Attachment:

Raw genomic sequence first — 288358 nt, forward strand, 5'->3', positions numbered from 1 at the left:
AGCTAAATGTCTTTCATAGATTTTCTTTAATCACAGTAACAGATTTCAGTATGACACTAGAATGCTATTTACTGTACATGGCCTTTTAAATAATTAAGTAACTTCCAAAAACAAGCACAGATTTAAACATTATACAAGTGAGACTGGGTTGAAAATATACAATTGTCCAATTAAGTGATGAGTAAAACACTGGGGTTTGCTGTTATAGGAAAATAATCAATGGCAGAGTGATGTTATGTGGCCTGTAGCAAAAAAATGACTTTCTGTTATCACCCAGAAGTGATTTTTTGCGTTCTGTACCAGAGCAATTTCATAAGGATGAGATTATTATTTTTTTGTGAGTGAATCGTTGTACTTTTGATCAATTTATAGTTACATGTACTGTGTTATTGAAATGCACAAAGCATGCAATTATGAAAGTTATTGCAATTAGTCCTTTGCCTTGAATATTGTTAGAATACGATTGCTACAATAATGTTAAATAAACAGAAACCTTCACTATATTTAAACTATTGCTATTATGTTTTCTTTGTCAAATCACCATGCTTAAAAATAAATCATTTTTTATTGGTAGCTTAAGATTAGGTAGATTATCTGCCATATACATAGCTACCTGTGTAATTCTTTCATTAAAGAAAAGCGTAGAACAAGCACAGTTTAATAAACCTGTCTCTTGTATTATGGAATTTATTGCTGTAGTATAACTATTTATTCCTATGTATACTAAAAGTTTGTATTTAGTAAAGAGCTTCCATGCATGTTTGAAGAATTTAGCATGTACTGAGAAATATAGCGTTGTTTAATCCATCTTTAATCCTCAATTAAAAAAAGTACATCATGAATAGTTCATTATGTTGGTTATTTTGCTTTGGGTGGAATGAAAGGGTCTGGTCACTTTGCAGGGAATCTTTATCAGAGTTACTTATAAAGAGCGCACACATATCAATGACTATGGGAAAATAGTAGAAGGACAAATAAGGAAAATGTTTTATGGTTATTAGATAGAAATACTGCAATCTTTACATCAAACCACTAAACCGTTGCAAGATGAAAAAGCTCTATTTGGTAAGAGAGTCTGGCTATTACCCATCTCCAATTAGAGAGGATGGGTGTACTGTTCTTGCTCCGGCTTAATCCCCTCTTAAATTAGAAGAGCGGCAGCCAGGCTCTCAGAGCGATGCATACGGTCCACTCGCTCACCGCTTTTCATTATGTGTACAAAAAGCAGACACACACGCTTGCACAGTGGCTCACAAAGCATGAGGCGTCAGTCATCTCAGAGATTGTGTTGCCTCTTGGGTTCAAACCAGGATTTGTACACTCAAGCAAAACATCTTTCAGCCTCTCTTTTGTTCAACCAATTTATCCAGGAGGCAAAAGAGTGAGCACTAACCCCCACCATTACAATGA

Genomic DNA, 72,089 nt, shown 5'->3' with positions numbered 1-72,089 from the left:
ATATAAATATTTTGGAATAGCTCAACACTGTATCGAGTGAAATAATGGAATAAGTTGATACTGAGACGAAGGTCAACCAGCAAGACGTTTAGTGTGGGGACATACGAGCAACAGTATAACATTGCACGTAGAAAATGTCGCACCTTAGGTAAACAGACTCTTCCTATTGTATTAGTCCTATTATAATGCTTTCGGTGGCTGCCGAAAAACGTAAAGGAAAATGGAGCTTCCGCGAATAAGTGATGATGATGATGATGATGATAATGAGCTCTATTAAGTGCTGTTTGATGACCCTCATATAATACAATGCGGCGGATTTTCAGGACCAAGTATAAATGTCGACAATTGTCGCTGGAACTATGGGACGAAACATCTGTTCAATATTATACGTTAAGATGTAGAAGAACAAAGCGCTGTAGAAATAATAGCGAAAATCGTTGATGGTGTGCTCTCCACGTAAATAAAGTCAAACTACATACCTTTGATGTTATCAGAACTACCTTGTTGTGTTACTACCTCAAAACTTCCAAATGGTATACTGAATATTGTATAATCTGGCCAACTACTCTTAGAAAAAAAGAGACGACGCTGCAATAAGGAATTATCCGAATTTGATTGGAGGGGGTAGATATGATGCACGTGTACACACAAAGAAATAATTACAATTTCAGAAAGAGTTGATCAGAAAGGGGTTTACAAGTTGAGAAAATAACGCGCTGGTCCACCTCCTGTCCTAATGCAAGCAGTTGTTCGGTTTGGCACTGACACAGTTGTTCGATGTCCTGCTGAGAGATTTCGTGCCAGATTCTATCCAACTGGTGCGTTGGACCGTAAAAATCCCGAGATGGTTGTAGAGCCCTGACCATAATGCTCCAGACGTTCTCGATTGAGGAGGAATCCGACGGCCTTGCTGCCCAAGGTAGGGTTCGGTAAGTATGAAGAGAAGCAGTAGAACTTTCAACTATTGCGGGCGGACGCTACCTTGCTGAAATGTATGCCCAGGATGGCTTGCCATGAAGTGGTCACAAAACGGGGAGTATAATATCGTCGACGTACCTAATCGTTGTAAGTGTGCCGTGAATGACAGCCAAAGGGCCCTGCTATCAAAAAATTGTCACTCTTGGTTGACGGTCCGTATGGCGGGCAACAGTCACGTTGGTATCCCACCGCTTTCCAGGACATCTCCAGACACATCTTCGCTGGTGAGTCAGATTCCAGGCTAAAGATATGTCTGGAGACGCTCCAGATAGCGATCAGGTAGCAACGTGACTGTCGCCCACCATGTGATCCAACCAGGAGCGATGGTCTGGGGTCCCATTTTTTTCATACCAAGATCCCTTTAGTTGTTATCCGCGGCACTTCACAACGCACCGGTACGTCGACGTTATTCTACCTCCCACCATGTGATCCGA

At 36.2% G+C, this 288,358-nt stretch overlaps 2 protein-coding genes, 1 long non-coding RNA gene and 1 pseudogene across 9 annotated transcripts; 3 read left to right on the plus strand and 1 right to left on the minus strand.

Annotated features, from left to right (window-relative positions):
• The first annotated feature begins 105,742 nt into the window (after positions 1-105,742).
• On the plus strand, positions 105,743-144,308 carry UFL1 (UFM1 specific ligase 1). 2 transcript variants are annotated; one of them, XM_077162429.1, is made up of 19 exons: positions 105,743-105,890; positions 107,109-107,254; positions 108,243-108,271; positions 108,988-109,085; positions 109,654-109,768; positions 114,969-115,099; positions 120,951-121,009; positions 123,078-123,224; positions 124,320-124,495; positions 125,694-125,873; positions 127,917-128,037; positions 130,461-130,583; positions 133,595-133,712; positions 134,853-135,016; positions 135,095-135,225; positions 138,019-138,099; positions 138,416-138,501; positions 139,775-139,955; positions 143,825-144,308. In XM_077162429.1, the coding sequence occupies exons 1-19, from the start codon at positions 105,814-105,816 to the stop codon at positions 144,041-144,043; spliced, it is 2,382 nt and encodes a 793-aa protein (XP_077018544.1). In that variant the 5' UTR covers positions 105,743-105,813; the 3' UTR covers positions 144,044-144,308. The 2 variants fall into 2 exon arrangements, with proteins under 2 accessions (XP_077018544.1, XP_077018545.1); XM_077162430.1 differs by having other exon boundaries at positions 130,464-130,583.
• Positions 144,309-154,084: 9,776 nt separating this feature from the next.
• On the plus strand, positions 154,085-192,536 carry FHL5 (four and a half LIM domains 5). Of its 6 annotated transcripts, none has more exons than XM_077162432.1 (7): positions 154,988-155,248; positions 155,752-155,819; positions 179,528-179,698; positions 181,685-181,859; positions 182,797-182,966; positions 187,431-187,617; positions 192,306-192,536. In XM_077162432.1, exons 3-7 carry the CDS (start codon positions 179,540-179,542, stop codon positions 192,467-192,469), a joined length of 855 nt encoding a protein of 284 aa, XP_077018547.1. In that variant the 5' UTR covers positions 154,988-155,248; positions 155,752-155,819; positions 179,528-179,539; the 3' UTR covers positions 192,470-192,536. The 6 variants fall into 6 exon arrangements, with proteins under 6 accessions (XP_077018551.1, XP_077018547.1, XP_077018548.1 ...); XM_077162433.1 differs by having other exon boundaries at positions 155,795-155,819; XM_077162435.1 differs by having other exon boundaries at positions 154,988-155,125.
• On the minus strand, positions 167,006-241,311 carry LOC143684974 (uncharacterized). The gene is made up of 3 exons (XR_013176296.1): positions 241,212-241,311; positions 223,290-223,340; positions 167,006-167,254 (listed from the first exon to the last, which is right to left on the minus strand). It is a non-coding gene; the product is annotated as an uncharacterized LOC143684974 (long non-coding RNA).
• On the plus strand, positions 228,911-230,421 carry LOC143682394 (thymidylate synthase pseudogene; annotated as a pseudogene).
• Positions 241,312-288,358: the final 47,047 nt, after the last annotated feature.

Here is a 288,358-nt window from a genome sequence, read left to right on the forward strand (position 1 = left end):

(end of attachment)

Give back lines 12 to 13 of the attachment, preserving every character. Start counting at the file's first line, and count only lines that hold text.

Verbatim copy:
• On the plus strand, positions 228,911-230,421 carry LOC143682394 (thymidylate synthase pseudogene; annotated as a pseudogene).
• Positions 241,312-288,358: the final 47,047 nt, after the last annotated feature.